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The dark stripes, which are on the order of a few metres wide and several hundred metres long, were identified on several steep equator-facing slopes in the middle latitudes of the red planet's southern hemisphere. The features are different to the much wider gullies already seen on many cold, pole-facing slopes, and appear to fade during the winter months, reappearing in springtime. In some locations more than 1,000 individual flows have been identified, some of which had grown by more than 200 metres in just two Earth months.
When researchers checked flow-marked slopes with the orbiter's Compact Reconnaissance Imaging Spectrometer for Mars (CRISM), no sign of water appeared. The features may quickly dry on the surface or could be shallow subsurface flows. "The flows are not dark because of being wet," McEwen said. "They are dark for some other reason." A flow initiated by briny water could rearrange grains or change surface roughness in a way that darkens the appearance. How the features brighten again when temperatures drop is harder to explain. "It's a mystery now, but I think it's a solvable mystery with further observations and laboratory experiments," McEwen said.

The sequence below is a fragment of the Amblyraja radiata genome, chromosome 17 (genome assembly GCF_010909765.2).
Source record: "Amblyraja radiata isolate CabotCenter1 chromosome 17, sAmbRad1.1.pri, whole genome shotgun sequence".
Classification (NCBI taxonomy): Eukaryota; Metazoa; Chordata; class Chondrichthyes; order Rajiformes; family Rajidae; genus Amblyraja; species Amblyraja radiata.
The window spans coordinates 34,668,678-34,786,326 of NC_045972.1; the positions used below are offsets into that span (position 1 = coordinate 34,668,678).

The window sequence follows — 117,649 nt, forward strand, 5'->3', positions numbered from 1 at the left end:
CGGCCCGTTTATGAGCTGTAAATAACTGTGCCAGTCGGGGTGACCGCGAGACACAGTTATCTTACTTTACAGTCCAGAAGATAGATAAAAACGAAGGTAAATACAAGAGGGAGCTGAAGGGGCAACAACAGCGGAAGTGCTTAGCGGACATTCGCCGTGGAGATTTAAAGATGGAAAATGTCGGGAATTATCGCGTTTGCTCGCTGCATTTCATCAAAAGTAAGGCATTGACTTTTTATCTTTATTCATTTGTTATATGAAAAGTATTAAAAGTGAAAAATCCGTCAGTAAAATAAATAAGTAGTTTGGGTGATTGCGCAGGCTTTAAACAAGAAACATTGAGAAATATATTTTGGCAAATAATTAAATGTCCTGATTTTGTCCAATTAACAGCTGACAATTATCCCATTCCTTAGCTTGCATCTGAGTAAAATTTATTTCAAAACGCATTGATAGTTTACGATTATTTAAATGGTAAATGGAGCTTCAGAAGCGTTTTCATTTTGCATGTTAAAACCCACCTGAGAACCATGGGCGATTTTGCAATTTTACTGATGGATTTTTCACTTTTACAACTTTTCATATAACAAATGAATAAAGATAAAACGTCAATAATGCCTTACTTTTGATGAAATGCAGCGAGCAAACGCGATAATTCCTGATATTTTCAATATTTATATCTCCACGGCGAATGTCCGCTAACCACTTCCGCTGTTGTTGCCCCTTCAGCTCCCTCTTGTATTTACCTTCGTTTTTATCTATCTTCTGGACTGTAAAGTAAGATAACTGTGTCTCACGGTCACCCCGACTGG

Originally posted by hrmmm
Obviously Global Warming due to human activity.
oh wait a miniute all the planets in the solar system are experiencing warming,due to solar output perhaps?